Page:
clock menu more-arrow no yes mobile

Filed under:

Whidbey Island's Historic 1855 Haller House Needs Help

New, 1 comment

Have a spare half million to save some Civil War and Washington history?

Finding old houses in Seattle isn't easy. Finding ones that date back to 1855 is about as tough as it gets. Finding ones that were pivotal to the area's development, the nation's history, and that sit on prime real estate rapidly reduces to a short list. Haller House in Coupeville is on that list, and it needs a bit of help - now.

Every beautiful old building in Seattle is the result of people caring for the place. Our housing booms usually mean eventually paving over history to make way for more modern living spaces and lifestyles. By definition, that short list of important homes can't get longer.

For decades Haller House has traded owners, so for many it was just another house. But, lasting this long is worth celebrating. It gets added importance, though, because of its namesake: Haller, as in Colonel Granville Haller, the man that William Dietrich calls, "the Forrest Gump of Washington state, a man who repeatedly collides with history." East coast historians may know him better for his actions and misfortunes around Gettysburg. Local historians are probably also aware of his involvement in Fort Townsend, conflicts with the tribes, and participation in the "Pig War". (And if you haven't heard about the very real and very odd Pig War with Britain, get up to San Juan Island.)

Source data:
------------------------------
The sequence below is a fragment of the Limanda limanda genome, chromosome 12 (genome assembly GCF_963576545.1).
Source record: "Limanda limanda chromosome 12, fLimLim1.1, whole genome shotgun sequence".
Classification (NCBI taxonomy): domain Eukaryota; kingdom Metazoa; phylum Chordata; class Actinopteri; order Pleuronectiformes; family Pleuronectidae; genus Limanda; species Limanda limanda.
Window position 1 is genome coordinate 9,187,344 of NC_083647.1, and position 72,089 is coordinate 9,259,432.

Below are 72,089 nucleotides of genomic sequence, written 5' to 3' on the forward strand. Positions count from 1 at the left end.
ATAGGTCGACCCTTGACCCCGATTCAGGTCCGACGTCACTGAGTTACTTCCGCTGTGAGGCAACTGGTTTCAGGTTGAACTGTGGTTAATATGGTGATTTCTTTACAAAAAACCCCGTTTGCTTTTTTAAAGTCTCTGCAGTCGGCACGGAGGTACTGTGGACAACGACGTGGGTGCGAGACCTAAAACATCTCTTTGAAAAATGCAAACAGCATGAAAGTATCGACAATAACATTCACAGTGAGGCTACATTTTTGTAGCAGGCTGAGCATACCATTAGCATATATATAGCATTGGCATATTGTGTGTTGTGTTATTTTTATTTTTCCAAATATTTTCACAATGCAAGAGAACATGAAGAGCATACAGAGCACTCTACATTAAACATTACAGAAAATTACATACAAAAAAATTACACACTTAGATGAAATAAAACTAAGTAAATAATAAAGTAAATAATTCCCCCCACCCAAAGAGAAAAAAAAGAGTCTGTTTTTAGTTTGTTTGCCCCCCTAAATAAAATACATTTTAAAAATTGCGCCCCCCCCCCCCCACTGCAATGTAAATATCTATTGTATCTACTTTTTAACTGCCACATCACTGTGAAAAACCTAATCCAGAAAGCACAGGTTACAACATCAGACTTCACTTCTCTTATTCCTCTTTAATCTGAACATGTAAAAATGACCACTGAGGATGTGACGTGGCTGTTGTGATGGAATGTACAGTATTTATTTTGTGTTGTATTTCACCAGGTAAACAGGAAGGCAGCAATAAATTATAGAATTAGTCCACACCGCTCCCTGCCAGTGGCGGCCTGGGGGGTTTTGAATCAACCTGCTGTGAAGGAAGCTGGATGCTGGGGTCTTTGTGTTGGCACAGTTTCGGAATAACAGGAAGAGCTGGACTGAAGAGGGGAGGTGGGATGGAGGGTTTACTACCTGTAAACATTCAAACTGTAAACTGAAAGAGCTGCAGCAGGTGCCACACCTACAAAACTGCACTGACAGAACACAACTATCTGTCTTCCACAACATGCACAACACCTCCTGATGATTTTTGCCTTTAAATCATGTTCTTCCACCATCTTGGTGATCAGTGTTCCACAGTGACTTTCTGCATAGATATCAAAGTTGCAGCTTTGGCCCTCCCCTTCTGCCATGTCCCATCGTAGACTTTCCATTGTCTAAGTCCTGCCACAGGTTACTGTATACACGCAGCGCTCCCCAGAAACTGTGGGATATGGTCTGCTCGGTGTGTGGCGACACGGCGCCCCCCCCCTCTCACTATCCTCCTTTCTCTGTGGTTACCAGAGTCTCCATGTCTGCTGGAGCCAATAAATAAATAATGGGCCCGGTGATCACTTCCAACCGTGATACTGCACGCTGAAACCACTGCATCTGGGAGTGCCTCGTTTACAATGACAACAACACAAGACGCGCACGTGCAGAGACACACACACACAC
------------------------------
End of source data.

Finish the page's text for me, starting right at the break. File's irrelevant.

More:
The house is easy to overlook on a trip to Coupeville. Other, more recent houses that are only a century old have already been renovated, painted, preserved, and updated to modern standards. In an entire town of such structures it is easy to skip past the ones that are weathered and waiting.

The fact that Haller House only needs a quarter million dollars, but preferably a half million, is remarkable but also an example of the rugged construction of some of the area's original houses. Vertical plank construction may not be common now, but then it was common to use inch thick boards for walls. It is also more likely that it was old-growth timber, meaning tighter grains and longer lasting wood. The proof is the fact that the building has survived 150 years of storms and quakes.

With rising house prices, a few hundred thousand is getting to be within the realm of some contemporary remodels, even without any history involved. Maybe ten folks can divert ten percent of their remodels and save an entire house. Of course, before providing that much money for a charitable cause or a home project, it makes sense to do a bit more research - an excellent excuse or rationalization for visiting Coupeville.

· Can a Civil War soldier’s 150-year-old house on Whidbey Island be saved? [ST]
· Haller House [HW]
· Historic Whidbey [HW]
Images: Historic American Building Survey